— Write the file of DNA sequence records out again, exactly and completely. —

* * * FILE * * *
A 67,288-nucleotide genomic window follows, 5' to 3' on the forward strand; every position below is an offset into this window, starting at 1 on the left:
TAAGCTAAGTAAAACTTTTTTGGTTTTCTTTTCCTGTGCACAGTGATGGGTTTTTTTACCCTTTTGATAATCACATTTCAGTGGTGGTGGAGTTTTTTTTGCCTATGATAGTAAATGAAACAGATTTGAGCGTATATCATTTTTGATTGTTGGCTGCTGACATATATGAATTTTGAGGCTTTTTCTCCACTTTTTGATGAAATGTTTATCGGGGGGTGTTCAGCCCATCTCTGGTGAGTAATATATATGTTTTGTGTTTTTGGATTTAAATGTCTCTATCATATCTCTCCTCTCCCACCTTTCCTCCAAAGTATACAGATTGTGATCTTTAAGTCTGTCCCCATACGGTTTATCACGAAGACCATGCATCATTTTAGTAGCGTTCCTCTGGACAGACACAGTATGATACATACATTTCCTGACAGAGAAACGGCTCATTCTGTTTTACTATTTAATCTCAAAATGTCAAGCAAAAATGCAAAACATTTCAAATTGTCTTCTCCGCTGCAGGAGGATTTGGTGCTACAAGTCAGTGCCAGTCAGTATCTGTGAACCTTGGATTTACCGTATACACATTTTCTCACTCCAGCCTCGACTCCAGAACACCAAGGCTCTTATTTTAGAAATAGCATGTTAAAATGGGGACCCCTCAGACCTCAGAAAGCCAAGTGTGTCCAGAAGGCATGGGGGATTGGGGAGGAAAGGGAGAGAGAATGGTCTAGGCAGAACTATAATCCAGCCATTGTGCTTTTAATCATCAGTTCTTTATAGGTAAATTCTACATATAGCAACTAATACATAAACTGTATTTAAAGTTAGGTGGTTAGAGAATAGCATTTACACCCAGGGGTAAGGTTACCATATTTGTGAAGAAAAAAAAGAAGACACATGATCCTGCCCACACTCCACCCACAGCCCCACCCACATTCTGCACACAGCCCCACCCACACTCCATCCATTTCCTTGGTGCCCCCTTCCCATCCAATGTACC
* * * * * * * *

A 67,288-nucleotide genomic window follows, 5' to 3' on the forward strand; every position below is an offset into this window, starting at 1 on the left:
TAAGCTAAGTAAAACTTTTTTGGTTTTCTTTTCCTGTGCACAGTGATGGGTTTTTTTACCCTTTTGATAATCACATTTCAGTGGTGGTGGAGTTTTTTTTGCCTATGATAGTAAATGAAACAGATTTGAGCGTATATCATTTTTGATTGTTGGCTGCTGACATATATGAATTTTGAGGCTTTTTCTCCACTTTTTGATGAAATGTTTATCGGGGGGTGTTCAGCCCATCTCTGGTGAGTAATATATATGTTTTGTGTTTTTGGATTTAAATGTCTCTATCATATCTCTCCTCTCCCACCTTTCCTCCAAAGTATACAGATTGTGATCTTTAAGTCTGTCCCCATACGGTTTATCACGAAGACCATGCATCATTTTAGTAGCGTTCCTCTGGACAGACACAGTATGATACATACATTTCCTGACAGAGAAACGGCTCATTCTGTTTTACTATTTAATCTCAAAATGTCAAGCAAAAATGCAAAACATTTCAAATTGTCTTCTCCGCTGCAGGAGGATTTGGTGCTACAAGTCAGTGCCAGTCAGTATCTGTGAACCTTGGATTTACCGTATACACATTTTCTCACTCCAGCCTCGACTCCAGAACACCAAGGCTCTTATTTTAGAAATAGCATGTTAAAATGGGGACCCCTCAGACCTCAGAAAGCCAAGTGTGTCCAGAAGGCATGGGGGATTGGGGAGGAAAGGGAGAGAGAATGGTCTAGGCAGAACTATAATCCAGCCATTGTGCTTTTAATCATCAGTTCTTTATAGGTAAATTCTACATATAGCAACTAATACATAAACTGTATTTAAAGTTAGGTGGTTAGAGAATAGCATTTACACCCAGGGGTAAGGTTACCATATTTGTGAAGAAAAAAAAGAAGACACATGATCCTGCCCACACTCCACCCACAGCCCCACCCACATTCTGCACACAGCCCCACCCACACTCCATCCATTTCCTTGGTGCCCCCTTCCCATCCAATGTACC